I was stunned when I heard that Olympic legend Michael Johnson recently credited a “superior athletic gene” in the descendants of West African slaves as the edge black American and Caribbean sprinters have at the London Games. Stunned not only that he would make such an incredulous comment but also that it would receive any kind of credence from the media.
Well, Michael, we shouldn’t discuss it because it is a stupid hypothesis and plays into the slave master mentality that whites are genetically intelligent while blacks have superior physical capabilities. I thought the issue had been put to rest when Jimmy “The Greek” Snyder was fired in 1988 after 12 years as a CBS football analyst for remarks he made about the physical abilities of black and white athletes. Among other things, Snyder said the black athlete is “bred to be the better athlete because, this goes all the way to the Civil War when … the slave owner would breed his big woman so that he would have a big black kid.”
While the BBC probably won’t fire Johnson for his comments, Johnson should be ashamed for stating, “All my life I believed I became an athlete through my own determination, but it’s impossible to think that being descended from slaves hasn’t left an imprint through the generations. Difficult as it was to hear, slavery has benefited descendants like me – I believe there is a superior athletic gene in us.”I asked my friend Richard Lapchick, who has addressed racism in sports for most of his life, how he felt about Johnson’s comments.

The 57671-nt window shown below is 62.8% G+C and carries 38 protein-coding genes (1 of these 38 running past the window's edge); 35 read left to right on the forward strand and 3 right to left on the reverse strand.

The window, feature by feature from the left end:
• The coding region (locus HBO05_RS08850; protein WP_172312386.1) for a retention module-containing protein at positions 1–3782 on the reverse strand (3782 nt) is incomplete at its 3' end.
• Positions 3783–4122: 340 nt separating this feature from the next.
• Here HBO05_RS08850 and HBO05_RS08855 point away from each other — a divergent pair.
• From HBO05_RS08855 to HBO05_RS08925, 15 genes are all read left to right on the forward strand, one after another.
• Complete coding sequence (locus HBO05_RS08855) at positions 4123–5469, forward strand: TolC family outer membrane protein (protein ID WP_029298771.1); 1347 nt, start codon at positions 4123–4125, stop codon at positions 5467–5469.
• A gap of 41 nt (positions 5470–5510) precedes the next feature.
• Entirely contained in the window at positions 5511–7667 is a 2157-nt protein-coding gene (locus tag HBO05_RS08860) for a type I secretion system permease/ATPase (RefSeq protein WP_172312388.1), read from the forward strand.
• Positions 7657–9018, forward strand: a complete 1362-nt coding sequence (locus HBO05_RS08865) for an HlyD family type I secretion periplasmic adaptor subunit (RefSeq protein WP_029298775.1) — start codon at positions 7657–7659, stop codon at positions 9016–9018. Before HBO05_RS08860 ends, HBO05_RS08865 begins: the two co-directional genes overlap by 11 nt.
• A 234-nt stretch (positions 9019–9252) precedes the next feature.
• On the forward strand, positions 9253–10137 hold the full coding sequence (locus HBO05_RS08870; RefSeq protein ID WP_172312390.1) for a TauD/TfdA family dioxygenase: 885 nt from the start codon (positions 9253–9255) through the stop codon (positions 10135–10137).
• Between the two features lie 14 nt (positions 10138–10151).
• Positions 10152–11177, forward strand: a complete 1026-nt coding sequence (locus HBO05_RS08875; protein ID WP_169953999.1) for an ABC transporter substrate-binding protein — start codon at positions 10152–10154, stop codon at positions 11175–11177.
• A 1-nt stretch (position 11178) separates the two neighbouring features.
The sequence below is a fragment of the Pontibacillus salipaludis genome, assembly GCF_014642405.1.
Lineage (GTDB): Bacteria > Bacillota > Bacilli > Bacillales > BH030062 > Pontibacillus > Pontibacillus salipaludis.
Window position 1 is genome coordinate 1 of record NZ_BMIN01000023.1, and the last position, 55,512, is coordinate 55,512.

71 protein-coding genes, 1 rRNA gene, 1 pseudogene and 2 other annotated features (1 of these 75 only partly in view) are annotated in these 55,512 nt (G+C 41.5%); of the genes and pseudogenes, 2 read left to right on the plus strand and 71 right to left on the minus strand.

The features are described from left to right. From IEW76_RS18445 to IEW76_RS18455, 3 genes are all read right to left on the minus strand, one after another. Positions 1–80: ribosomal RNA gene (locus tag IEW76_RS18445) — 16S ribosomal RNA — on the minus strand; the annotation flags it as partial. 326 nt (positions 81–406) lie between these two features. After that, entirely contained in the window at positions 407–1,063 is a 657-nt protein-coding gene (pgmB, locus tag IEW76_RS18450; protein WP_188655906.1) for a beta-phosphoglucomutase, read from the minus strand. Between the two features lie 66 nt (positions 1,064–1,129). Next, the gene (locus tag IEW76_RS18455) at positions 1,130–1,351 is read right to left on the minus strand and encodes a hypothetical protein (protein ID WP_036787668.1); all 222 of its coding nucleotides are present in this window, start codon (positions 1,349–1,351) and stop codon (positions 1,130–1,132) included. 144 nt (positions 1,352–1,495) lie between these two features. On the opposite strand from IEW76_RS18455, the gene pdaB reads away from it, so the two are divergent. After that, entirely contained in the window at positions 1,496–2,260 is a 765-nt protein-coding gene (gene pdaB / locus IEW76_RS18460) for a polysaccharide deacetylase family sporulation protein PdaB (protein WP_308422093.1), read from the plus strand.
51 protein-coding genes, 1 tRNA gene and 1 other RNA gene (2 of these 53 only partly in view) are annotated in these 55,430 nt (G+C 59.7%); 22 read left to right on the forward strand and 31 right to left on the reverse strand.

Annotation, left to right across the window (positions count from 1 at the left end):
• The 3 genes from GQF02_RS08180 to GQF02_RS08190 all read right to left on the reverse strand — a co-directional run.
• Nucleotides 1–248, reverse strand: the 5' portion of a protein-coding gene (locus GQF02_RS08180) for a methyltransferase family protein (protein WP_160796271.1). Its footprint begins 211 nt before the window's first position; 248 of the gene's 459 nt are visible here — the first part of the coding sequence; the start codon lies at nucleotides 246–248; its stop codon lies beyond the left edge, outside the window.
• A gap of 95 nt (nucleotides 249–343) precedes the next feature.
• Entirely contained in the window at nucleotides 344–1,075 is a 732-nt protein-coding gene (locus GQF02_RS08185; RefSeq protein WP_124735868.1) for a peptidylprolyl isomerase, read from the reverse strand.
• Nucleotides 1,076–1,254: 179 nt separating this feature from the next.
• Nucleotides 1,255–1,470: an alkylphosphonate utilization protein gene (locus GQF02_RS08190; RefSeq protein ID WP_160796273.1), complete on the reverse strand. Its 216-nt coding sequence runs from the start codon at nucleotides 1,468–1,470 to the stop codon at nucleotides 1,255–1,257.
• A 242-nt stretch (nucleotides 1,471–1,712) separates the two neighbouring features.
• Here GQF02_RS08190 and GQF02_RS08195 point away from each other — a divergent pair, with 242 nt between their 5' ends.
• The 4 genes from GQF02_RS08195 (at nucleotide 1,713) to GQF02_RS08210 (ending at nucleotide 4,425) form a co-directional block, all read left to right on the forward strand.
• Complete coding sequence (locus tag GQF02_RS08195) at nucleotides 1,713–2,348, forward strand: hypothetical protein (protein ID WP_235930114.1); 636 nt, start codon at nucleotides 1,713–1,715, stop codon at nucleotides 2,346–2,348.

“Ever since the Nazi Olympics, ‘scientists’ have been trying to prove that there is some physical difference that makes black athletes superior to whites,” Lapchick said. “For them there was always the corollary that ‘blacks might be better physically but whites are more intelligent.’ Seventy-five years after the Berlin Games the names of the “scientists” trying to prove this have changed but the results have been the same: there is no proof that there is something anatomically different in blacks that make them better athletes.”
I am frequently asked if Dominicans are naturally better at baseball than the rest of the world, and my answer is, “Yes, the Dominican Republic produces the best baseball players in the world, but it has nothing to do with race. First, you have weather where you can play baseball all year round. Second, there is a cultural passion for the sport. Third, you have dream merchants constantly selling baseball as the way to success. It is the perfect storm for producing baseball players, but you can’t rule out hard work and determination as well. Great baseball players are made, not born.”